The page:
Meet the team: Charlotte Harrison, Programme Manager
July 11, 2022
In a series of blogs called ‘Meet the team’, we’re delving into the backgrounds of some of our most influential team members to get an insight into why they work in the field of organic electronics and how they became involved. Today, we meet Charlotte Harrison, Programme Manager at FlexEnable
1. Was science and engineering always your chosen career path?
At school, I really enjoyed maths and science and always knew it was something I wanted to pursue further. I studied physics at university but knew I didn’t want to do a PhD, so I looked at alternative options and completed mini-internships with Rothschild, Bank of America and Deloitte but found I missed my scientific roots. It was only after a full internship in Procter & Gamble’s R&D labs that I understood I wanted to pursue a career in R&D in a commercial environment. At university, I particularly enjoyed condensed matter physics and optics and so looked for a graduate programme in that area and was lucky to join the programme at Sharp Laboratories of Europe which is how I first entered the field of consumer electronics and later organic electronics.
2. How did you first become interested in organic electronics and what has kept you so engaged in this industry?
At Sharp my work was focused on LCDs but I found that applications were often limited by the restricted form factors offered by glass. That’s when I became interested in organic electronics and the flexible substrates they’re built on. In 2011, I moved to the test team at FlexEnable, and after a few years shifted my focus to project management. I have remained engaged with the industry due to the increasing number of applications in which organic electronics can solve problems and offer more interesting form factors.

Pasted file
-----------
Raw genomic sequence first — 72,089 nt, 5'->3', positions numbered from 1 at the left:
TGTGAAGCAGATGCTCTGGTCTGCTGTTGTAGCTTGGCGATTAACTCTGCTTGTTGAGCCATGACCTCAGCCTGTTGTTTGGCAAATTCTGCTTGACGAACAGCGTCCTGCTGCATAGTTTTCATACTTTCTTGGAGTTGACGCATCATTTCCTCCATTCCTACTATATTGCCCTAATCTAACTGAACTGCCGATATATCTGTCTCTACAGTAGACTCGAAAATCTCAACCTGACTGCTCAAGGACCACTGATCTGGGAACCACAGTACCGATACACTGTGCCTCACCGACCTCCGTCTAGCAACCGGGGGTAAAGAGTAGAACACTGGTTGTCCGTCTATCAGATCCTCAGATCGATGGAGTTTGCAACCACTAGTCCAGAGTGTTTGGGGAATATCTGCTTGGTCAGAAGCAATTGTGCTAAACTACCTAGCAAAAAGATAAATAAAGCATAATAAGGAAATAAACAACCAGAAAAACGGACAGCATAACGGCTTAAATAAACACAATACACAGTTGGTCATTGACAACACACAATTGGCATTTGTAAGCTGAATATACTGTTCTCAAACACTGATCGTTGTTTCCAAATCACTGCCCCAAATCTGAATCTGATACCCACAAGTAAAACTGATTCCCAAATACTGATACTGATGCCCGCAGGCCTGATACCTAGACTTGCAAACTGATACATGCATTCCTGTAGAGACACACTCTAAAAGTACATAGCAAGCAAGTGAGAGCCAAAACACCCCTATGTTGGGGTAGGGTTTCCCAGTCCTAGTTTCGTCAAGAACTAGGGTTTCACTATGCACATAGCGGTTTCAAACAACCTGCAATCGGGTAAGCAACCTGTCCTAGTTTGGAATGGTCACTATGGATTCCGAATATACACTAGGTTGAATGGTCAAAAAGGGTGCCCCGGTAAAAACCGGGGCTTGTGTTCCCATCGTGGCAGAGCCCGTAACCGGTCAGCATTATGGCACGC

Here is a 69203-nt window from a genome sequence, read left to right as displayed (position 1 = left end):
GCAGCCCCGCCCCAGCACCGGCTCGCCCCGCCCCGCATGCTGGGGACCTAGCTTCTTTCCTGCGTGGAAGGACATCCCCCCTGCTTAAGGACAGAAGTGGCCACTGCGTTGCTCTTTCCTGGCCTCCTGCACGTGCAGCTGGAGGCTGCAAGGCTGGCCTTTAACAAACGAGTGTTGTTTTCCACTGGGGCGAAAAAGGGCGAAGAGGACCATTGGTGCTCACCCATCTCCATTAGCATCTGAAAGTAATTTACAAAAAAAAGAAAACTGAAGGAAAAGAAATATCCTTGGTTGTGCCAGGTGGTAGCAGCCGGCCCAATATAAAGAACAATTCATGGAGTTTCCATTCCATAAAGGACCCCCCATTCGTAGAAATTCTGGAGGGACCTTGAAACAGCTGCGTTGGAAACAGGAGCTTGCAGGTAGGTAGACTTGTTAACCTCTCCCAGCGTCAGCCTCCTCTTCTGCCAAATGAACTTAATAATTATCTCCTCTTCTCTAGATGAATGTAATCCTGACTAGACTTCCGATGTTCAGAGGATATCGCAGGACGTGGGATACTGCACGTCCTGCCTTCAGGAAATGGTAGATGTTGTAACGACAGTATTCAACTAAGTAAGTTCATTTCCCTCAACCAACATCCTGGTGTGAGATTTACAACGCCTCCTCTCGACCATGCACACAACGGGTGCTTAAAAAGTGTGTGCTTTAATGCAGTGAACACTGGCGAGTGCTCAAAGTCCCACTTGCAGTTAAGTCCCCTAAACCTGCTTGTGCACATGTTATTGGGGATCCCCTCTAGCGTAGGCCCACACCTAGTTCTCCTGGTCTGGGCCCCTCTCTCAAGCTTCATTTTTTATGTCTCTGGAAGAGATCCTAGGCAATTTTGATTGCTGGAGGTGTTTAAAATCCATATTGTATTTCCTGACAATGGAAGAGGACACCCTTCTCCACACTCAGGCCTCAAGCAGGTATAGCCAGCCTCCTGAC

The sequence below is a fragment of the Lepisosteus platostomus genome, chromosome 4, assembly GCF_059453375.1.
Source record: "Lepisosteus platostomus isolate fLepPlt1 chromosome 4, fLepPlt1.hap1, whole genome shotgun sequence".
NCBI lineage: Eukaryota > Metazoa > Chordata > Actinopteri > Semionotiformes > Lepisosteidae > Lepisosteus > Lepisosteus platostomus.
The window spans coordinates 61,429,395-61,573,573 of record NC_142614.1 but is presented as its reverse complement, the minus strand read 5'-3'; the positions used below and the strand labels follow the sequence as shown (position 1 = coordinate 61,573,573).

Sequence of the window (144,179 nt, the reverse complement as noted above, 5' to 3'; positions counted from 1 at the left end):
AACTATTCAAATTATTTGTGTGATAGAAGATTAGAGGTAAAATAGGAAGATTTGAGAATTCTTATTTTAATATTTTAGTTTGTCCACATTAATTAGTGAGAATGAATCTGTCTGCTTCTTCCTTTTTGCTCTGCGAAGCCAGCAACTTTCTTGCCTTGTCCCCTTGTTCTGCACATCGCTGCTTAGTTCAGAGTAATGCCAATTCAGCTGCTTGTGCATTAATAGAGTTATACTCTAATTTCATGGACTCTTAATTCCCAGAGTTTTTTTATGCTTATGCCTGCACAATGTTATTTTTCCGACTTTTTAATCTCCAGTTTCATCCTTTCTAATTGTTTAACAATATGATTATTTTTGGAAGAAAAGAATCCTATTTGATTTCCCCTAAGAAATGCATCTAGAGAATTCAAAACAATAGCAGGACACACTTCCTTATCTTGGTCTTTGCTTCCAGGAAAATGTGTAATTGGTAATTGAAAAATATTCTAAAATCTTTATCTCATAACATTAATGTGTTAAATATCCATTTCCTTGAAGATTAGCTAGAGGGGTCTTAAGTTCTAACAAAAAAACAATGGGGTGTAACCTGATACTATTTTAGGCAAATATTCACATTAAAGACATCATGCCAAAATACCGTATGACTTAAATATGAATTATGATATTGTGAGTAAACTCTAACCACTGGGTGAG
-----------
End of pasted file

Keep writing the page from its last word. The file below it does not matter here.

3. What have been the most significant breakthroughs you have seen during your career?
It’s difficult to choose as there have been many important advances, however, the most significant to me is the move from lab to fab. Whilst a technology may be impressive in a lab it’s of no use if it can’t be mass manufactured. FlexEnable’s OTFT process has already been proven in mass production and we are already working with multiple partners through our technology transfer and licensing programmes, I’m very excited to see how this progresses further.
4. What other applications are there for organic semiconductors materials beyond Organic LCDs and LC Optics?
In addition to LCD backplanes and LC Optics, FlexEnable’s OTFTs can be used in logic circuits, for multiplexing and to build integrated gate driver circuits which offers further flexibility when designing a flexible or conformed product. For example, if traditional gate driver chips are used it would mean that the substrate could only be curved in one axis in the area close to the driver chip, but if FlexEnable’s OTFTs are used for the gate driver as well as the backplane greater freedom in curvature can be achieved. There is also the added benefit of a reduced bill of materials and fewer steps in manufacturing.
5. What advice would you give to a student of a STEM subject who wanted to pursue a career in flexible organic electronics?
Organic electronics is an exciting field with a wide number of applications which I think you could find very exciting! Try and find out more about the field and maybe even look for internship opportunities in the area so that you can get hands on experience to see if it’s right for you.